The present work assesses the impact - in terms of time to solution, throughput analysis, and hardware scalability - of transferring computationally intensive tasks, found in compressible reacting flow solvers, to the GPU. Attention is focused on outlining the workflow and data transfer penalties associated with “plugging in” a recently developed GPU-based chemistry library into (a) a purely CPU-based solver and (b) a GPU-based solver, where, except for the chemistry, all other variables are computed on the GPU. This comparison allows quantification of host-to-device (and vice versa) data transfer penalties on the overall solver speedup as a function of mesh and reaction mechanism size. To this end, a recently developed GPU-based chemistry library known as UMChemGPU is employed to treat the kinetics in the flow solver KARFS. UMChemGPU replaces conventional CPU-based Cantera routines using a matrix-based formulation. The impact of i) data transfer times, ii) chemistry acceleration, and iii) the hardware architecture is studied in detail in the context of GPU saturation limits. Hydrogen and dimethyl ether (DME) reaction mechanisms are used to assess the impact of the number of species/reactions on overall/chemistry-only speedup. It was found that offloading the source term computation to UMChemGPU results in up to 7X reduction in overall time to solution and four orders of magnitude faster source term computation compared to conventional CPU-based methods. Furthermore, the metrics for achieving maximum performance gain using GPU chemistry with an MPI + CUDA solver are explained using the Roofline model. Integrating the UMChemGPU with an MPI + OpenMP solver does not improve the overall performance due to the associated data copy time between the device (GPU) and host (CPU) memory spaces. The performance portability was demonstrated using three different GPU architectures, and the findings are expected to translate to a wide variety of high-performance codes in the combustion community.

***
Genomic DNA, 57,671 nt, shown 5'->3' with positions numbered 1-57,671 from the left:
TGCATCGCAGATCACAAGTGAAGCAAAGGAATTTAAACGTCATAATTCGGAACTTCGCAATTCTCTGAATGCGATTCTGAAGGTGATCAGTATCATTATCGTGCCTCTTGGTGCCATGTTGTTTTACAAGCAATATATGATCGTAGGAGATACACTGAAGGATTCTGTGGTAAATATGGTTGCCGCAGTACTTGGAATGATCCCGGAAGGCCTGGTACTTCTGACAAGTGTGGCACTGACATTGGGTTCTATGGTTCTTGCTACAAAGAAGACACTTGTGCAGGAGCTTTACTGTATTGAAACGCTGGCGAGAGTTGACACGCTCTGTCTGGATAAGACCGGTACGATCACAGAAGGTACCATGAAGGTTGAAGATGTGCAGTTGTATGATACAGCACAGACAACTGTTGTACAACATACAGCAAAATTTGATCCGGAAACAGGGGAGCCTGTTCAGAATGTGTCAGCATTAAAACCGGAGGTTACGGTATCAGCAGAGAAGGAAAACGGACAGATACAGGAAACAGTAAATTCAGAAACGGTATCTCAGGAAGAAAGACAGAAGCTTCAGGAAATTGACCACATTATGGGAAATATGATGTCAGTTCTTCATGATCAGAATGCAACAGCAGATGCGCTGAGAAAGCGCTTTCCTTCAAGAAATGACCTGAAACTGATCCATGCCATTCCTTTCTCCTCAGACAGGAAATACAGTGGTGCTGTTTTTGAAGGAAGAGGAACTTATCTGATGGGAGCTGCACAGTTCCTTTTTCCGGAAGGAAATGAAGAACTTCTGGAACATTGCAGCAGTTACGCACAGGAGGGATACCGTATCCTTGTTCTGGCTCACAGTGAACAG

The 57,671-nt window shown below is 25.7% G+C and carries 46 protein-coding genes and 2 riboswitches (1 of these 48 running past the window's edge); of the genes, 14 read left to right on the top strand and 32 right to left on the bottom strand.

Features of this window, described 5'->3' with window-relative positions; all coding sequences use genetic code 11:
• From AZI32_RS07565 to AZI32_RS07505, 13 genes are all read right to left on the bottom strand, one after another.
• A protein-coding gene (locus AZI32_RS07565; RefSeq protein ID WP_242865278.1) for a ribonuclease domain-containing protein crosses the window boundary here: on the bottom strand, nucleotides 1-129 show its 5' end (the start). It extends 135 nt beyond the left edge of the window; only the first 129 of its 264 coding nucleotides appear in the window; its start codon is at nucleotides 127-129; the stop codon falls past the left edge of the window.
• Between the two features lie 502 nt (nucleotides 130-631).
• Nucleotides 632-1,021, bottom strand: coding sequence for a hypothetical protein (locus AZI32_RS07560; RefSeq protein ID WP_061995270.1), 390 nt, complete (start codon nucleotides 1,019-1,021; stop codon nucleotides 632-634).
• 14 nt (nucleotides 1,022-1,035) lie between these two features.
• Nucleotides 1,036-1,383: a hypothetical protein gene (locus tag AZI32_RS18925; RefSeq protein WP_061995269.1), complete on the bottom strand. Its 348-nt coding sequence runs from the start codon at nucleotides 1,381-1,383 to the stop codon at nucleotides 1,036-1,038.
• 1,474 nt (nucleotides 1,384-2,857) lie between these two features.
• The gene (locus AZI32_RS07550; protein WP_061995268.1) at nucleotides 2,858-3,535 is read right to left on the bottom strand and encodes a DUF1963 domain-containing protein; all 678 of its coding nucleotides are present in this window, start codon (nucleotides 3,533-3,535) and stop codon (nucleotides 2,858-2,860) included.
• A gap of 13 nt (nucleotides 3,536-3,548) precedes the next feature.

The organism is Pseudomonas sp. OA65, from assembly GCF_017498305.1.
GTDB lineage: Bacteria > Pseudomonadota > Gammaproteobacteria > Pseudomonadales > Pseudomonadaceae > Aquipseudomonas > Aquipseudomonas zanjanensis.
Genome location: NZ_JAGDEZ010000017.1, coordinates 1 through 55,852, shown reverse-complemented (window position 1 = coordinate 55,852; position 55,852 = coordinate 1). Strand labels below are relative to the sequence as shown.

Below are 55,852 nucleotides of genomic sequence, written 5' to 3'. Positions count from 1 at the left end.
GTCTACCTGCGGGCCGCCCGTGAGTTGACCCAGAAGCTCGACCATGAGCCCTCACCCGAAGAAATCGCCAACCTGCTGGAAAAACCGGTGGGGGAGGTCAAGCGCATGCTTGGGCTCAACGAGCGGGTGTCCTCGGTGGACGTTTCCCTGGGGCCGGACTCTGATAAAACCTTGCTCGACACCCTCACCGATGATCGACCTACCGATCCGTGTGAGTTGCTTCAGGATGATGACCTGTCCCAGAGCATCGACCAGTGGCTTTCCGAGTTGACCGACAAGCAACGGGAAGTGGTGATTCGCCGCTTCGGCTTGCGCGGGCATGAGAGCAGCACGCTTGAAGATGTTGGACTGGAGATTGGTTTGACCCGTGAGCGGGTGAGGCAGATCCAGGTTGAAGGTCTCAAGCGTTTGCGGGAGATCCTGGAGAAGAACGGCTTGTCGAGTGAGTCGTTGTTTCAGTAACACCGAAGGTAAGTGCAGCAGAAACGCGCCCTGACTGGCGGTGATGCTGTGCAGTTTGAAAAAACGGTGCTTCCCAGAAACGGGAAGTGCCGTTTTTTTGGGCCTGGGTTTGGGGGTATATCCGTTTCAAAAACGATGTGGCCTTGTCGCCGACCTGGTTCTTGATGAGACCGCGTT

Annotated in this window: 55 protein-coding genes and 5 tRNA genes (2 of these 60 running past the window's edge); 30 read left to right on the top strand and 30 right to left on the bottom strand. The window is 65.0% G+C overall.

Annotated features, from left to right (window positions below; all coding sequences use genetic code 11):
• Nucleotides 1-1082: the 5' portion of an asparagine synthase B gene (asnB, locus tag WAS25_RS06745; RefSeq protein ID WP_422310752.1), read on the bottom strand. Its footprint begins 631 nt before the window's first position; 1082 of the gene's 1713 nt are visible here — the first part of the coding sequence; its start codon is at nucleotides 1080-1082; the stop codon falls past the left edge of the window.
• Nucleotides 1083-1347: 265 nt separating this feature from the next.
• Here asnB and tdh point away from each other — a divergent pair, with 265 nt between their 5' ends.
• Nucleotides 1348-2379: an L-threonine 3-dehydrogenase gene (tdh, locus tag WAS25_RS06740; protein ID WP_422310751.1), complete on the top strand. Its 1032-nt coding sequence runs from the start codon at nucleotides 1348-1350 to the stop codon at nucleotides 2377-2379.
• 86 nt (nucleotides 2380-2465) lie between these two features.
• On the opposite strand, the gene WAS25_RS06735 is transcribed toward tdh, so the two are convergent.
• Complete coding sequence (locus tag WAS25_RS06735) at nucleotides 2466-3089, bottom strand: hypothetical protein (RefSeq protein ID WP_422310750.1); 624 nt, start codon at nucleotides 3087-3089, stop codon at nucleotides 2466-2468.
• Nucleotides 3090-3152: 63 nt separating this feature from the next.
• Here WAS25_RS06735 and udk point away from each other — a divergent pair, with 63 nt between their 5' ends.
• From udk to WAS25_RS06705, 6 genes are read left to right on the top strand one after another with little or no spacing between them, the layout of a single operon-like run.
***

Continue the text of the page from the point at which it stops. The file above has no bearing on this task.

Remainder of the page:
Bibliographical noteKAUST Repository Item: Exported on 2022-09-26
Acknowledgements: This work was sponsored by King Abdullah University of Science and Technology (KAUST ) and used computational resources of the KAUST Supercomputing Laboratory (KSL). The authors thank Dr. Mohsin for support on using Ibex.
ASJC Scopus subject areas
- General Chemical Engineering
- Mechanical Engineering
- Physical and Theoretical Chemistry